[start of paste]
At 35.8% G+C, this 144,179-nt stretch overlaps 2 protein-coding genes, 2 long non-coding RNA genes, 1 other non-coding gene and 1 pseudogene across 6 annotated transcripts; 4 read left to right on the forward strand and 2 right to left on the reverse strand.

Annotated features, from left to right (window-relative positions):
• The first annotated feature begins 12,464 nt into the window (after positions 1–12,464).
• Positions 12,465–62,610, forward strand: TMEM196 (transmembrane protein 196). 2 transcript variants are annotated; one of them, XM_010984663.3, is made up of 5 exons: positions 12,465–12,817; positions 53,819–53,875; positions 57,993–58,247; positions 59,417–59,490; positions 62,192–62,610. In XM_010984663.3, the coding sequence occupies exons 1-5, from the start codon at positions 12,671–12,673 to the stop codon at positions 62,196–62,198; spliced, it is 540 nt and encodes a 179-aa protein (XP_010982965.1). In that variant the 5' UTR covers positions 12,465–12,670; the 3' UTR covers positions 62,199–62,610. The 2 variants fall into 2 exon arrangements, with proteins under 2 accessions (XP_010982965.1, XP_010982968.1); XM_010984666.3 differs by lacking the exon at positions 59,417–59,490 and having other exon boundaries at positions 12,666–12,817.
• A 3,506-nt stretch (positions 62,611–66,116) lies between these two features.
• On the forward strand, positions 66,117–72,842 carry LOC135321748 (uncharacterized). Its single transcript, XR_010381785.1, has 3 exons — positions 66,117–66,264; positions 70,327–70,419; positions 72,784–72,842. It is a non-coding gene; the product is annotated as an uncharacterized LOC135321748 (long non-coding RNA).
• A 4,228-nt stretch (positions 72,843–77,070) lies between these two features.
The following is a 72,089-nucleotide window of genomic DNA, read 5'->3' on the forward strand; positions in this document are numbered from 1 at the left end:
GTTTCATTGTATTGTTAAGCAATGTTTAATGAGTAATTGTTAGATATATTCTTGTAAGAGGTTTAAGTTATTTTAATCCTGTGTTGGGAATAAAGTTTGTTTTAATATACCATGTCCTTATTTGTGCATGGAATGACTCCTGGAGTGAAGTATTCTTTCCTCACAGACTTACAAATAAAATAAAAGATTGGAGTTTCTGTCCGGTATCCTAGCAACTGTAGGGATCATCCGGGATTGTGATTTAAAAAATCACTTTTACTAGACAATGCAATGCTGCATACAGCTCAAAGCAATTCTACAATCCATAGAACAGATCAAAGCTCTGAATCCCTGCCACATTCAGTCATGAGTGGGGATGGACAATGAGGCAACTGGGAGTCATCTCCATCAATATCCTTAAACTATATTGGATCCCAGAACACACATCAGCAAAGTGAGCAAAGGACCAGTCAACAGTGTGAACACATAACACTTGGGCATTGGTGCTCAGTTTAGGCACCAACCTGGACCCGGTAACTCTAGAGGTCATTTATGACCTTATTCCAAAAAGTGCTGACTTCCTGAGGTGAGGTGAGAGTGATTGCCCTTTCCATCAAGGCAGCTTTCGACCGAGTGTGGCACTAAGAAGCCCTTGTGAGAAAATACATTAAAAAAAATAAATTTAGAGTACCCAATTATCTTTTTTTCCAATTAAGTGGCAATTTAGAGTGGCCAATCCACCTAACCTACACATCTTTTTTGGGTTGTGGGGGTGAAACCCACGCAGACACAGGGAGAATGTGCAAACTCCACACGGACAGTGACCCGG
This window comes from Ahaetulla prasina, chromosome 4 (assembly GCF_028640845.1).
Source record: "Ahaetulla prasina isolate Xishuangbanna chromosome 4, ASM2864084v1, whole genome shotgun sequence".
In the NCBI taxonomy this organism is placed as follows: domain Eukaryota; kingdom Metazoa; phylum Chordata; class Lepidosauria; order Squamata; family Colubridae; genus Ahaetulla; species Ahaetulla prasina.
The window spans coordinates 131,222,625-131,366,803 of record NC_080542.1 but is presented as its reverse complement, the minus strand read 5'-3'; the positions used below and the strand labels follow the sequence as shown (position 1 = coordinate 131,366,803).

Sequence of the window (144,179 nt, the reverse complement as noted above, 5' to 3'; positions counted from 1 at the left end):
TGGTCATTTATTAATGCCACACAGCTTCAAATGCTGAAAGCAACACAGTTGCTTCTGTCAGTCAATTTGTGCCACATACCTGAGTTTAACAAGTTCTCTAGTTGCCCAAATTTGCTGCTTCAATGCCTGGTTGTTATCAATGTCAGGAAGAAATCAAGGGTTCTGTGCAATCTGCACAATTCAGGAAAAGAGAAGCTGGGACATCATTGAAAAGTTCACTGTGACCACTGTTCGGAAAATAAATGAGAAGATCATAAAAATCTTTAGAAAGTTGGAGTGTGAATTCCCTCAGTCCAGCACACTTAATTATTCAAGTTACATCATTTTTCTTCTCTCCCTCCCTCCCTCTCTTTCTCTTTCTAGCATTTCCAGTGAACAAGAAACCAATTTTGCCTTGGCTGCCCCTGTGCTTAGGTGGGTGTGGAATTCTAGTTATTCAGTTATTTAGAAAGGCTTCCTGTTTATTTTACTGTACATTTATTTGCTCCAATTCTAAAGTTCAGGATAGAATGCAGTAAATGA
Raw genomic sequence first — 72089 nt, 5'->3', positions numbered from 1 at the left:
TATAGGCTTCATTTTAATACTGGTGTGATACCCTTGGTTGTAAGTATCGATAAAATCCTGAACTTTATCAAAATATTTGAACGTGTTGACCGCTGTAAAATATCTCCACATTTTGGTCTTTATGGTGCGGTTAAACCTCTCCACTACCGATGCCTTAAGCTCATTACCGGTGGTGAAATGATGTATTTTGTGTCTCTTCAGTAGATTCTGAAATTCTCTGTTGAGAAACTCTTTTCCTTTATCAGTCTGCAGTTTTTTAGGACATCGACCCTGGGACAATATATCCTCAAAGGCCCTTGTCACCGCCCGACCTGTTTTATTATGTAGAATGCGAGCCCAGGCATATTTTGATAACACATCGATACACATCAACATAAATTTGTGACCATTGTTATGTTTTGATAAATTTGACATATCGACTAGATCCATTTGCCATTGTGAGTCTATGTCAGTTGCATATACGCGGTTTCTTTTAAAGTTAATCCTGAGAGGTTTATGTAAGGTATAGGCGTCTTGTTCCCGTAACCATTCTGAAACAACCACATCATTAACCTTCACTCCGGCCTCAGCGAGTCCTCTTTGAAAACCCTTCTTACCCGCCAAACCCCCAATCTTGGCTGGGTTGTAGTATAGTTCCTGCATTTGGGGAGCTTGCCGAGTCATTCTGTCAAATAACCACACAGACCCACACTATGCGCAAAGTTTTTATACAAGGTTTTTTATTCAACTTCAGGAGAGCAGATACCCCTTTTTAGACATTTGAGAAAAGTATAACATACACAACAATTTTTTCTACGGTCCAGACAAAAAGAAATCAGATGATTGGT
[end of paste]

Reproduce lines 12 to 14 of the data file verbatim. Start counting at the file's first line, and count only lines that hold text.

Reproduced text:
In the NCBI taxonomy this organism is placed as follows: domain Eukaryota; kingdom Metazoa; phylum Chordata; class Lepidosauria; order Squamata; family Colubridae; genus Ahaetulla; species Ahaetulla prasina.
The window spans coordinates 131,222,625-131,366,803 of record NC_080542.1 but is presented as its reverse complement, the minus strand read 5'-3'; the positions used below and the strand labels follow the sequence as shown (position 1 = coordinate 131,366,803).

Sequence of the window (144,179 nt, the reverse complement as noted above, 5' to 3'; positions counted from 1 at the left end):